Security Experts:

US House Clears Cybersecurity Bill

The US House of Representatives on Wednesday passed a bill aimed at improving the sharing of information about cybersecurity threats between the government and the private sector.

The measure, passed on a 307-116 vote, would give President Barack Obama's administration most of what it sought, but the bill has raised objections from civil liberties activists.

Obama has been for years seeking a cybersecurity bill that allows companies to share information on threats without fear of liability.

But some activists argued that the bill encroaches on civil liberties in its bid to improve cybersecurity.

Greg Nojeim at the Center for Democracy & Technology said the bill could allow the government to create a vast database which could be used for unrelated criminal investigations.

"That makes the bill look as much as a surveillance bill as a cybersecurity bill," Nojeim told AFP.

The measure also appears to shield companies which seek to "hack back" after a cyberattack, Nojeim said.

"The last thing a cybersecurity bill should do is allow hacking back, which creates insecurity," he said.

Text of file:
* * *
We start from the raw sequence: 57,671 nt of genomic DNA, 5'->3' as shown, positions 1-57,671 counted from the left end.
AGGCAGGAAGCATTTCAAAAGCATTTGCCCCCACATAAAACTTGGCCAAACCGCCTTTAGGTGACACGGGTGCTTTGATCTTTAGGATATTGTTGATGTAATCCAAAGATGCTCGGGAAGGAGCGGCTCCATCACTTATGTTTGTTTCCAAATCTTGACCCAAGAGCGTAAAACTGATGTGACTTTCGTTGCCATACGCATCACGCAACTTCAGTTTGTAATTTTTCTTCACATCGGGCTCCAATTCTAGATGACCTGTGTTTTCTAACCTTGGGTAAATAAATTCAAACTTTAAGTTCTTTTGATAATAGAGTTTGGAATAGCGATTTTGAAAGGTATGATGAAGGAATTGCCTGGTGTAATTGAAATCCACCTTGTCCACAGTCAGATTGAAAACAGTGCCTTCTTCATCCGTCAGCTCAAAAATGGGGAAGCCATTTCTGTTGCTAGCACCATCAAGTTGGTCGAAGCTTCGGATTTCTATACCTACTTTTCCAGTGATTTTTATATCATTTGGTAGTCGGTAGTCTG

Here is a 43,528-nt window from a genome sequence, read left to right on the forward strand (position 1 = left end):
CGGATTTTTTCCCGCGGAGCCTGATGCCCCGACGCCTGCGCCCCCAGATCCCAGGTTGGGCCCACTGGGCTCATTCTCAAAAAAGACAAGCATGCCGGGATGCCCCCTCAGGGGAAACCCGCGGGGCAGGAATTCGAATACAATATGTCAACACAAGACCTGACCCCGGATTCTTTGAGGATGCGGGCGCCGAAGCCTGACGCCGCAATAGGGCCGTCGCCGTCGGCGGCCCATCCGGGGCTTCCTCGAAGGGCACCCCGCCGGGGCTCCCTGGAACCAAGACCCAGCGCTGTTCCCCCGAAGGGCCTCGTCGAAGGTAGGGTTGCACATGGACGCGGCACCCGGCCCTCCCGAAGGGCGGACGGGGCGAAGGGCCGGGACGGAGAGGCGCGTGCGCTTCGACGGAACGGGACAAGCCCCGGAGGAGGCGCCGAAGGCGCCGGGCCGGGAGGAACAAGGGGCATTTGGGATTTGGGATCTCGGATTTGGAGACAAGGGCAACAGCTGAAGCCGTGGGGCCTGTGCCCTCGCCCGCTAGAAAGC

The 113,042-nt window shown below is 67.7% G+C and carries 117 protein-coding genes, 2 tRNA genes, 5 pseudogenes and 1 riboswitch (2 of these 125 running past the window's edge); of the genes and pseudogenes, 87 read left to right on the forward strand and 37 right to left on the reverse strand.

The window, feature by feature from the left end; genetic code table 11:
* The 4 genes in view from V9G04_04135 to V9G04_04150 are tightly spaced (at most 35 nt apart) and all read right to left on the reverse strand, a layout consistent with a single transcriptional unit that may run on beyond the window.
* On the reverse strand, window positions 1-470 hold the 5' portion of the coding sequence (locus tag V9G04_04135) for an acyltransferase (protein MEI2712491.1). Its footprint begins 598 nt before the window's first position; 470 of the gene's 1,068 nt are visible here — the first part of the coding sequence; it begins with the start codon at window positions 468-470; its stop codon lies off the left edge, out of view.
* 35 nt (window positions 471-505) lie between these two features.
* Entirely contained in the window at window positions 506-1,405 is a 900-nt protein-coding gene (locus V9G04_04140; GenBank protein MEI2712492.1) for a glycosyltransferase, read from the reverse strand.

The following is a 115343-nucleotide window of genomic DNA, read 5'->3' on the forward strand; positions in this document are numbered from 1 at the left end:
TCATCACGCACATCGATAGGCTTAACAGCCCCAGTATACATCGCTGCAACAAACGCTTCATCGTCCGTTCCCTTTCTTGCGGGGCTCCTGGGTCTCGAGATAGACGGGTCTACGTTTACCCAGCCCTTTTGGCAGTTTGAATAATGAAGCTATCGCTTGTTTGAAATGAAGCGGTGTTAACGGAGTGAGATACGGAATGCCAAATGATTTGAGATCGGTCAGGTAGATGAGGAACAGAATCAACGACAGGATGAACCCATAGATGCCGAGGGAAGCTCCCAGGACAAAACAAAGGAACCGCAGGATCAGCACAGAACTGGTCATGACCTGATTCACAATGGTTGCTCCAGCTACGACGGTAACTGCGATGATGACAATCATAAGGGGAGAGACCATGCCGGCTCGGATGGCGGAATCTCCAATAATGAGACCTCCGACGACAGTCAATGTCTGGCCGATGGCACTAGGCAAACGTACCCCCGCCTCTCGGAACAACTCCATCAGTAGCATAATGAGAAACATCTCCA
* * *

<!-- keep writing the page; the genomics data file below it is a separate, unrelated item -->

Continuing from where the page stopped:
The White House this week expressed similar concerns, saying the House bill "authorizes the use of certain potentially disruptive defensive measures" and that this "raises significant legal, policy, and diplomatic concerns and can have a direct deleterious impact on information systems and undermine cybersecurity."

During the debate, Representative Jim Langevin said it was "particularly important" to codify an information-sharing framework.

"From data breach to critical infrastructure protection, our ever more connected world ensures that there will be a further demand for congressional action," he said.

A separate cybersecurity bill is pending in the Senate, and if it clears that chamber, the two would have to be reconciled by a joint committee before sending it to the White House. 

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